Do you have any intuition behind the following theorem :

A financial market is complete if and only iff there exists a unique equivalent martingale measure.

I understand the easier version of the theorem. Now I m trying to understand the dynamics of this theorem.

In particular, I can't understand why there must be only one unique. Can someone explain it to me ? I don't mind you take the simplest example, I just want to understand how the proof works in easy example.

The explaination that I have for now is that

$X_1$ is replicable, iff it has a unique AFP.

This is because here we can reproduce the pay off of $X_1$ by a combination of other strategies. Then, because the price of other instruments is fixed, the AFP must be unique.

Now having a unique AFP makes $ E^\mathbb Q [ X_1 ]$ constant accross all equivalent martingale measures. I don't understand this part . Is it simply because changing the measure doesn't change the outcome of a constant ?

What do you think of that?


1 Answer 1


Basically, if a contingent claim is replicable its value today is the value of the replicating strategy.

If you suppose that the market is complete and that there are two equivalent pricing measures $\mathbb{Q}^1$ and $\mathbb{Q}^2$, the price of a claim $A$ is given either by $\mathbb{E}^{\mathbb{Q}^1}\left( A \right)$ or by $\mathbb{E}^{\mathbb{Q}^2}\left( A \right)$. But because $A$ is replicable, by NA there can only be a unique price, that of the replicating strategy. For that, you must have $\mathbb{Q}^1=\mathbb{Q}^2$.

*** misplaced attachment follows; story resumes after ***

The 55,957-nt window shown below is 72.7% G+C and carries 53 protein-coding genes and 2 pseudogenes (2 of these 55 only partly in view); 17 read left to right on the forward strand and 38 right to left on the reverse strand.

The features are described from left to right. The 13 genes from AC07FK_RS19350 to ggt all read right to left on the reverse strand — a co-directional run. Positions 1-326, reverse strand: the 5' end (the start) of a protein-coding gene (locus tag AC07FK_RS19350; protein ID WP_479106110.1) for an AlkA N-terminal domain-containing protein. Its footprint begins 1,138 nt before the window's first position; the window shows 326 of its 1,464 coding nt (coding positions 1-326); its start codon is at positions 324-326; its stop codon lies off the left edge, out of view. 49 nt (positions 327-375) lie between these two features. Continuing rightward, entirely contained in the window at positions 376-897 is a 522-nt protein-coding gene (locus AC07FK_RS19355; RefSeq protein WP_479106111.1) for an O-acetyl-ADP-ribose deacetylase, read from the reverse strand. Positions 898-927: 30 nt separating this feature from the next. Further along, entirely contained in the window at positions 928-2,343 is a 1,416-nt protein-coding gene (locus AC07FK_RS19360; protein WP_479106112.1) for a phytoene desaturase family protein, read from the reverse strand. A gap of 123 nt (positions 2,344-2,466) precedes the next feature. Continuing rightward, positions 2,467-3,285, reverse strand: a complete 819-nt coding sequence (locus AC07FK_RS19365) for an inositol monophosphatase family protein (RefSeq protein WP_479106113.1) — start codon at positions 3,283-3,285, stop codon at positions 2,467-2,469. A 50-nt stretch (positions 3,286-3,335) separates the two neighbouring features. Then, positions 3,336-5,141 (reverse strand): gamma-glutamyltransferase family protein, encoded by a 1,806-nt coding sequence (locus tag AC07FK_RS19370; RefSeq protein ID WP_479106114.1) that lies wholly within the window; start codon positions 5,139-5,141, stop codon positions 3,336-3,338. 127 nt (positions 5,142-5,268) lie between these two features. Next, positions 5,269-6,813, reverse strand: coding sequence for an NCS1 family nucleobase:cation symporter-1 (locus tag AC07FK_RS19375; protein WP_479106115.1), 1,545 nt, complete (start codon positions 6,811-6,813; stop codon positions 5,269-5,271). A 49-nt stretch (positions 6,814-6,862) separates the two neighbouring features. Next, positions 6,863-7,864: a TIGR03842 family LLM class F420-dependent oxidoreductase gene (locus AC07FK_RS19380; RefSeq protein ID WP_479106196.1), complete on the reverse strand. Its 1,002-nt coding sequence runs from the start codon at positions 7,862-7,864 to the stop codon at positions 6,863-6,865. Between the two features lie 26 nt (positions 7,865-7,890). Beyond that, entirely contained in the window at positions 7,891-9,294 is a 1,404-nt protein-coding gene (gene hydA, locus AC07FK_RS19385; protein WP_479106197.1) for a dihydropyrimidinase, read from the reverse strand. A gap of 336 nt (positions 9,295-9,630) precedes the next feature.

If the market was not complete, there would be a range of NA prices, and thus several (even an infinity) of equivalent pricing measures.

  • $\begingroup$ Can you please detail what an equivalent pricing measure is $\endgroup$ Dec 3, 2019 at 8:00
  • $\begingroup$ The general definition of an equivalent martingale measure is: a measure that is equivalent to the physical probability measure $\mathbb{P}$ and under which asset prices relative to a certain numéraire (which can be any strictly positive asset price: the cash account, the ZC bond, the annuity, a stock price...) are martingales. The primary example is the so-called risk-neutral measure: the one under which asset prices expressed in terms of the cash account are martingales. You use such probability measures to price instruments, hence the term "pricing measure". $\endgroup$
    – siou0107
    Dec 3, 2019 at 8:57
  • $\begingroup$ Two prob measures are equivalent if they assign zero probability to the same set of events, they may assign different non-zero probabilities to other events, but they agree what events have zero prob. $\endgroup$
    – Alex C
    Dec 3, 2019 at 14:22
  • $\begingroup$ The equivalence is necessary for NA to hold: if a claim paying off in a $\mathbb{P}$-impossible event has a positive price (i.e., it is not $\mathbb{Q}$-impossible, with $\mathbb{Q}$ your pricing measure), just sell it and wait. Conversely, if a claim has a null price (i.e. it is $\mathbb{Q}$-impossible) but pays off in an event that has a positive real probability (under the physical measure $\mathbb{P}$), just buy it and wait (classical definition of an arbitrage). $\endgroup$
    – siou0107
    Dec 3, 2019 at 16:56

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